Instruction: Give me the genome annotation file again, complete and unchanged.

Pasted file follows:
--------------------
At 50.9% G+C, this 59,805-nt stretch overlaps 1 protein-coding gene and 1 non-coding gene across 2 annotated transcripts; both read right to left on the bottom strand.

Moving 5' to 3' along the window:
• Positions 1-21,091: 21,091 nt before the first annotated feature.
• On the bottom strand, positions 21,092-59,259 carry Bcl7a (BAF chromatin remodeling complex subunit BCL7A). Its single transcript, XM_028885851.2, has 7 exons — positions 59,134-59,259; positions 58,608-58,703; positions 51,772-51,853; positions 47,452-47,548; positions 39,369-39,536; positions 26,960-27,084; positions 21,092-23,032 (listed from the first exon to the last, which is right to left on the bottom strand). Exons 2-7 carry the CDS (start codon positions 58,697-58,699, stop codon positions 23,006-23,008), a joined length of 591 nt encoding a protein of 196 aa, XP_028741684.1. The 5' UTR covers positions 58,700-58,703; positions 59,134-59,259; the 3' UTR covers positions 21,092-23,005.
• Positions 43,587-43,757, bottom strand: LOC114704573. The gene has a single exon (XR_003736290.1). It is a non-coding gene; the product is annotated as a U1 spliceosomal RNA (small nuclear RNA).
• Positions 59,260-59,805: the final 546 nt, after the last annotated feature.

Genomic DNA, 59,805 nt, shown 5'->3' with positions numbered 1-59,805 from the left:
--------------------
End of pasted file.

At 50.9% G+C, this 59,805-nt stretch overlaps 1 protein-coding gene and 1 non-coding gene across 2 annotated transcripts; both read right to left on the bottom strand.

Moving 5' to 3' along the window:
• Positions 1-21,091: 21,091 nt before the first annotated feature.
• On the bottom strand, positions 21,092-59,259 carry Bcl7a (BAF chromatin remodeling complex subunit BCL7A). Its single transcript, XM_028885851.2, has 7 exons — positions 59,134-59,259; positions 58,608-58,703; positions 51,772-51,853; positions 47,452-47,548; positions 39,369-39,536; positions 26,960-27,084; positions 21,092-23,032 (listed from the first exon to the last, which is right to left on the bottom strand). Exons 2-7 carry the CDS (start codon positions 58,697-58,699, stop codon positions 23,006-23,008), a joined length of 591 nt encoding a protein of 196 aa, XP_028741684.1. The 5' UTR covers positions 58,700-58,703; positions 59,134-59,259; the 3' UTR covers positions 21,092-23,005.
• Positions 43,587-43,757, bottom strand: LOC114704573. The gene has a single exon (XR_003736290.1). It is a non-coding gene; the product is annotated as a U1 spliceosomal RNA (small nuclear RNA).
• Positions 59,260-59,805: the final 546 nt, after the last annotated feature.

Genomic DNA, 59,805 nt, shown 5'->3' with positions numbered 1-59,805 from the left: